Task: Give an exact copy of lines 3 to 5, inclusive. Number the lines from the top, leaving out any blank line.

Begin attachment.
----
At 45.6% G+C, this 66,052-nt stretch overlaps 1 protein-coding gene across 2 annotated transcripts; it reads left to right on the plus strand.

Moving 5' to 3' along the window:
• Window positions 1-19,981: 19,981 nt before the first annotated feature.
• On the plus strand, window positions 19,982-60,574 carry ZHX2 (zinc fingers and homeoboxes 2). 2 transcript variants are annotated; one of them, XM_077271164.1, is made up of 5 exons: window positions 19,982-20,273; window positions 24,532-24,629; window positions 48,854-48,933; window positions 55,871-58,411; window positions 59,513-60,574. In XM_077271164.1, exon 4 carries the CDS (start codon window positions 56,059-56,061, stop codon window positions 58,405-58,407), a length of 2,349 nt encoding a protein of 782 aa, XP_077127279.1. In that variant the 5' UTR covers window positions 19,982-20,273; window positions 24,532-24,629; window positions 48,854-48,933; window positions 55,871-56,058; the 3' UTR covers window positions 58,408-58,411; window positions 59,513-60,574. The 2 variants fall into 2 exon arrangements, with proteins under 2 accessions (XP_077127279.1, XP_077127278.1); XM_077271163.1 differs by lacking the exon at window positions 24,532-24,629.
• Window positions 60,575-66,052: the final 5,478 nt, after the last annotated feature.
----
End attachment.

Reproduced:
• Window positions 1-19,981: 19,981 nt before the first annotated feature.
• On the plus strand, window positions 19,982-60,574 carry ZHX2 (zinc fingers and homeoboxes 2). 2 transcript variants are annotated; one of them, XM_077271164.1, is made up of 5 exons: window positions 19,982-20,273; window positions 24,532-24,629; window positions 48,854-48,933; window positions 55,871-58,411; window positions 59,513-60,574. In XM_077271164.1, exon 4 carries the CDS (start codon window positions 56,059-56,061, stop codon window positions 58,405-58,407), a length of 2,349 nt encoding a protein of 782 aa, XP_077127279.1. In that variant the 5' UTR covers window positions 19,982-20,273; window positions 24,532-24,629; window positions 48,854-48,933; window positions 55,871-56,058; the 3' UTR covers window positions 58,408-58,411; window positions 59,513-60,574. The 2 variants fall into 2 exon arrangements, with proteins under 2 accessions (XP_077127279.1, XP_077127278.1); XM_077271163.1 differs by lacking the exon at window positions 24,532-24,629.
• Window positions 60,575-66,052: the final 5,478 nt, after the last annotated feature.